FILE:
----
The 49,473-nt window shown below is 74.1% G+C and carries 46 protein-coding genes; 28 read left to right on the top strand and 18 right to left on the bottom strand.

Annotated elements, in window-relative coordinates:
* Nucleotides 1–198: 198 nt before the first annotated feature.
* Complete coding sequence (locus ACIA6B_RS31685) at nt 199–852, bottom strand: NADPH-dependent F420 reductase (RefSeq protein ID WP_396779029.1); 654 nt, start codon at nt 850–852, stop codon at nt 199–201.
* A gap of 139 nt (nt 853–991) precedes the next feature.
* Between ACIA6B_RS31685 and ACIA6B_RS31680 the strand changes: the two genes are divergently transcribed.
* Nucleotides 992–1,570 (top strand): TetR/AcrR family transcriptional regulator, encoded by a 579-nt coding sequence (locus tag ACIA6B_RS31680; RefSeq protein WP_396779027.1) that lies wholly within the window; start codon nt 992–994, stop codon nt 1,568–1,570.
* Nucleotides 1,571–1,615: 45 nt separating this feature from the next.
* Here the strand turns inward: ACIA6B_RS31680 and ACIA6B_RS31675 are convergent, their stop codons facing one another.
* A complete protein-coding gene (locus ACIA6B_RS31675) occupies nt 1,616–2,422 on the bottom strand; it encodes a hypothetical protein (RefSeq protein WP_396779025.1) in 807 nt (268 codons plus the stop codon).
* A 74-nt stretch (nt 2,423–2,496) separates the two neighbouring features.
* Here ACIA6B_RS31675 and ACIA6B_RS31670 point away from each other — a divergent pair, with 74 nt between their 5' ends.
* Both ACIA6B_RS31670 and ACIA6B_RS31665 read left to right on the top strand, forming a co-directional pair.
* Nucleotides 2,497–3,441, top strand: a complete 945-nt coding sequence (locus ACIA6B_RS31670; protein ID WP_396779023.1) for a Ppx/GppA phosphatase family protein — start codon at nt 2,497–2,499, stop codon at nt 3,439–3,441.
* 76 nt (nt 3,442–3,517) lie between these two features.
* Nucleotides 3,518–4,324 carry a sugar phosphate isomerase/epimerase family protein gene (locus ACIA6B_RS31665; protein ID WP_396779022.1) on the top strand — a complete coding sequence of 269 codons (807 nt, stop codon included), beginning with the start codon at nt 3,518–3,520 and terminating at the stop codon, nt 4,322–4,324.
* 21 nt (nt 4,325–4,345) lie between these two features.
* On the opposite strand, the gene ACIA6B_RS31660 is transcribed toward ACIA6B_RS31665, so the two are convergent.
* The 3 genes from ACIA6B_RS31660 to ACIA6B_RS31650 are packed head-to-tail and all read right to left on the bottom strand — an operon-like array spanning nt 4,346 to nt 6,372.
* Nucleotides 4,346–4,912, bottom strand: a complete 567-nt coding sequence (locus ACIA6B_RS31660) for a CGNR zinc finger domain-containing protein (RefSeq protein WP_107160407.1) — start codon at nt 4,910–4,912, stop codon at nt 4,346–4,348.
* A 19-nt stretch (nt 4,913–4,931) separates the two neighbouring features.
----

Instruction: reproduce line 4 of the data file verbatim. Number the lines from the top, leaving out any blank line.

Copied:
* Complete coding sequence (locus ACIA6B_RS31685) at nt 199–852, bottom strand: NADPH-dependent F420 reductase (RefSeq protein ID WP_396779029.1); 654 nt, start codon at nt 850–852, stop codon at nt 199–201.